Adult Education Minister
Tonganoxie Christian Church
Let’s keep going putting the Bible to the test. Let’s talk about the story. Is the story believable? This is another test of truth that we ourselves face everyday.
This got me thinking about my son Jacob. Jacob is seven years old and he is full of energy. He’s got a lot of stuff going on there, like losing his teeth, which as you know is a typical kid thing to do at that age. He is now missing his two front teeth. He was excited when he lost his first tooth last year because he was going go put it under his pillow for the Tooth Fairy. He was very excited about that. And so, he puts the tooth under his pillow.
Now, I’m not a bad parent, really I’m not. But, every now and then I am forgetful. I went to bed that night and when I woke up the next morning as I lay there, it just hit me like a bolt of lighting — oh my goodness, the tooth is still under the pillow and I didn’t put any money there! I’m sorry if I am spoiling it for you: Tooth Fairy = not real. Sorry. But, I realized I hadn’t put any money under his pillow. I checked and he was still asleep, so I still had time. I grabbed some quarters and snuck into his room all ninja like. I slid the money underneath his pillow thinking everything was good. I just had to get that tooth. I was feeling around, but couldn’t find the tooth. I was probing and probing when all of a sudden Jacob wakes up! He turns around and asks, “Dad, what are you doing?” Well, I thought quickly and answered, “Buddy, I was so excited to see what the Tooth Fairy would bring, I just couldn’t wait.” So, I pulled the pillow back and we marveled that the Tooth Fairy left him some money. She even left the tooth so he could save it as a keepsake. What kind of awesome Tooth Fairy is that?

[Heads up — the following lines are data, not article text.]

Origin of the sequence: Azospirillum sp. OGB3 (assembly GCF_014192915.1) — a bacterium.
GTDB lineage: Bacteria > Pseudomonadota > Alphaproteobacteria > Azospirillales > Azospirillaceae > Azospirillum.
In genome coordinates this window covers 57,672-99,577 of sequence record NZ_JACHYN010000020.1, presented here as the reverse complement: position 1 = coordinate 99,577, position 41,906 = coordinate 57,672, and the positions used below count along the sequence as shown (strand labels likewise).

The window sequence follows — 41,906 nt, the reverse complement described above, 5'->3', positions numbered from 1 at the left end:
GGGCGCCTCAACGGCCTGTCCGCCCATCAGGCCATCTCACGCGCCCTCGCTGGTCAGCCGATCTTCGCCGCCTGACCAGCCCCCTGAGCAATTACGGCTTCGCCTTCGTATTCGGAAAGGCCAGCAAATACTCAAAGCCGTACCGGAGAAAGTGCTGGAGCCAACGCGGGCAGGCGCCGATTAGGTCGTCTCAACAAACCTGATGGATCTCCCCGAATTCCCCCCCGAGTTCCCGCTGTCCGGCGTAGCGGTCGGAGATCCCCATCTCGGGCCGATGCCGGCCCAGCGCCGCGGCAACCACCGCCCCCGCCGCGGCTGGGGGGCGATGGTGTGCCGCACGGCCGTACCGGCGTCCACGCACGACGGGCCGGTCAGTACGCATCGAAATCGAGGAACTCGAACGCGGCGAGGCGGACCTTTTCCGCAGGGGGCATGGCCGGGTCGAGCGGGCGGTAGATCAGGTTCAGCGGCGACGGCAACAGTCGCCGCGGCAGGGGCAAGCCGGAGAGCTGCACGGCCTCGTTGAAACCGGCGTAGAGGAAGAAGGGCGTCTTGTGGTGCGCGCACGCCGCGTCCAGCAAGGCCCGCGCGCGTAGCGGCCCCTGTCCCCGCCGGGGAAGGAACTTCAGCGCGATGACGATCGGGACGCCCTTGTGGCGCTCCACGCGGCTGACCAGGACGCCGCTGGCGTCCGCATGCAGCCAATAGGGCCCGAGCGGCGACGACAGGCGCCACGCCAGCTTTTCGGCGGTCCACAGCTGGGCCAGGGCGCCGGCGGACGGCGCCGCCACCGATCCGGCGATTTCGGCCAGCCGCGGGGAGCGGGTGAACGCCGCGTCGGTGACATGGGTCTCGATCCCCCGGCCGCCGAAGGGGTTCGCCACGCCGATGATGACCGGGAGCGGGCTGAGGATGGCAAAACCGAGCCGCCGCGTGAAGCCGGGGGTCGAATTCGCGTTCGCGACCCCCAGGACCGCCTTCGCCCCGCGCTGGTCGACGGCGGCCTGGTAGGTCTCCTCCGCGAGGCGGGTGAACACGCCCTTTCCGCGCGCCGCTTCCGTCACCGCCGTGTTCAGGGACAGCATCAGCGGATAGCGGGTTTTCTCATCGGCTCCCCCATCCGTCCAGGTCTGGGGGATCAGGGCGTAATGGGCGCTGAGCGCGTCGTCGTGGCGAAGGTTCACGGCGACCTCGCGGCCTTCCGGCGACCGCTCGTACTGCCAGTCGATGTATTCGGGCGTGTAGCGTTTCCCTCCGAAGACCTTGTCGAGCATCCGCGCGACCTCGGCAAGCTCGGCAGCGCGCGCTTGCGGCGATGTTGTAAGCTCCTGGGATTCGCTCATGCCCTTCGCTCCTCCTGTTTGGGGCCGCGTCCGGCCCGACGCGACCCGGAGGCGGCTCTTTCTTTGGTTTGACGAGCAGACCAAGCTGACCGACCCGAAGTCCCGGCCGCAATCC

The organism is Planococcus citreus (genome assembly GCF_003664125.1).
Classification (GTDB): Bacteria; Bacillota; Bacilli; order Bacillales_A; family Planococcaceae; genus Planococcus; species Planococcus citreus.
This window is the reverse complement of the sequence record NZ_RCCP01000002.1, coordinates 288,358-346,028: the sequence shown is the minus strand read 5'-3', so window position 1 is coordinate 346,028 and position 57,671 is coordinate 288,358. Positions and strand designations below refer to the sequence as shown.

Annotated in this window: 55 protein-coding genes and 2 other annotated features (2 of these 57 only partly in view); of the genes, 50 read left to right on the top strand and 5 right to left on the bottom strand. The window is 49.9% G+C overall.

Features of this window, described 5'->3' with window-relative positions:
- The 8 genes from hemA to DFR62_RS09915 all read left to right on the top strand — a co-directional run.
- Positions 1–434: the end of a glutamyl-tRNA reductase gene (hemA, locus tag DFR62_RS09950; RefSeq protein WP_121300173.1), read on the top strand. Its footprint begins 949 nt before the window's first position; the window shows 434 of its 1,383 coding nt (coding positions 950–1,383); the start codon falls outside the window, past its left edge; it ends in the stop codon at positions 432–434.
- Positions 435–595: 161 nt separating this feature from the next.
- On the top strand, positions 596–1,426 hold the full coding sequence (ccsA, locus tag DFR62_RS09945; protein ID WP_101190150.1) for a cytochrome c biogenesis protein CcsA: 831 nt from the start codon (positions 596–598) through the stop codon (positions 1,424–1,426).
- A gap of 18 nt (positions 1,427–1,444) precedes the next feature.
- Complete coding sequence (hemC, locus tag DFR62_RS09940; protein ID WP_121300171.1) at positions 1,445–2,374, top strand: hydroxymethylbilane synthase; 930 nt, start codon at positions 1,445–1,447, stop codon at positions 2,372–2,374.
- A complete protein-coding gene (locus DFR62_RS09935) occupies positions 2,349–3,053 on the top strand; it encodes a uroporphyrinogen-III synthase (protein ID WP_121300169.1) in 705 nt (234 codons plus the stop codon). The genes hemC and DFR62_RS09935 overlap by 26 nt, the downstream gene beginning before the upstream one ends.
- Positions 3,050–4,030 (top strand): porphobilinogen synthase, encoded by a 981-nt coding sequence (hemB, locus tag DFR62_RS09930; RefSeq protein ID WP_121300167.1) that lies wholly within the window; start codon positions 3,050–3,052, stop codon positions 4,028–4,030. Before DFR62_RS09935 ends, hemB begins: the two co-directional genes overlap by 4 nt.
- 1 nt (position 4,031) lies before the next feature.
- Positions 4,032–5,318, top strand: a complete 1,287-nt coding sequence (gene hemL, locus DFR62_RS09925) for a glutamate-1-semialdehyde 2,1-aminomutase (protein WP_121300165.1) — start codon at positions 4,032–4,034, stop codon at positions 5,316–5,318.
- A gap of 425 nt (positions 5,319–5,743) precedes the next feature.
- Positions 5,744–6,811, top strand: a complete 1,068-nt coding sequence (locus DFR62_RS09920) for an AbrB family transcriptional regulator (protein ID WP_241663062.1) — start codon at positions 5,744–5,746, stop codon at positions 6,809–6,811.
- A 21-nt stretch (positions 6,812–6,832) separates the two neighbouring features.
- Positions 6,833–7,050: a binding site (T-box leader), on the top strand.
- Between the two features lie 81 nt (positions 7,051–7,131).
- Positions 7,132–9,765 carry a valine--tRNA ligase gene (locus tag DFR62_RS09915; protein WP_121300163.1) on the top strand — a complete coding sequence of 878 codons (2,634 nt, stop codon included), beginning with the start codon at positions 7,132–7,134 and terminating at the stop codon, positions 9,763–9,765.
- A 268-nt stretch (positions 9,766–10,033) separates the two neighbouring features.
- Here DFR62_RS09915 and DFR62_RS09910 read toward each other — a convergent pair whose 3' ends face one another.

Kids are so gullible, you’ve got to love it. My point is that they can hear the silliest stories and still believe them.
Now, we are not going to get into the morality of me telling such an obvious lie. That is for another time. But, the issue here is believability. For that we have to focus on the everyday test of truth.
Test #2: Is the story believable?
A) The Details Fit Known History
I believe some things because they sound realistic. There is just that ring of truth when I hear a story. The story seems to match the things that I’ve seen in real life, and the details are convincing enough in everyday life. I decide if a story is believable, so I wonder what happens when I apply this same test to the Bible. What happens when I apply this test to the Bible? Does it show me that the Bible is faithful to the past? I am going to have to say, “Yes, it does!”
Consider the following, the details of the Bible stories fit known history. If it were a lie I would expect the Bible to be filled with made up facts along the way. But, historical and archaeology evidence verifies much of what we see in the Bible. It contains real people, and the existence of these people groups that it describes were out there. People from the Hittites to the Romans were real people. The leaders it discusses such as Cyrus, Nebuchadnezzar, Caesar Augustus, Pontius Pilot — they are all real people we can document.
The Bible describes real places. You go to Israel today and you can find Jericho, Jerusalem and the Jordan River. These places are in actual existence. It’s not talking about Narnia, or Hogwarts or Oz. This is real stuff. These are real places!
There are also real events that happened. Now, not everything in life gets recorded for posterity. I mean, mankind won’t know what you got for your birthday in 500 years, but a lot of major events did get recorded. We look through details in the Bible that are corresponding. We see the capture of Jerusalem by the Babylonians in 586 BC. It happened. It matches up. We read about the expulsion of Christians and Jews from the city of Rome in 49 AD with the Edict of Claudius. It talks about it in the Bible and history backs it up. It happened. Those things match up. The details make the story believable.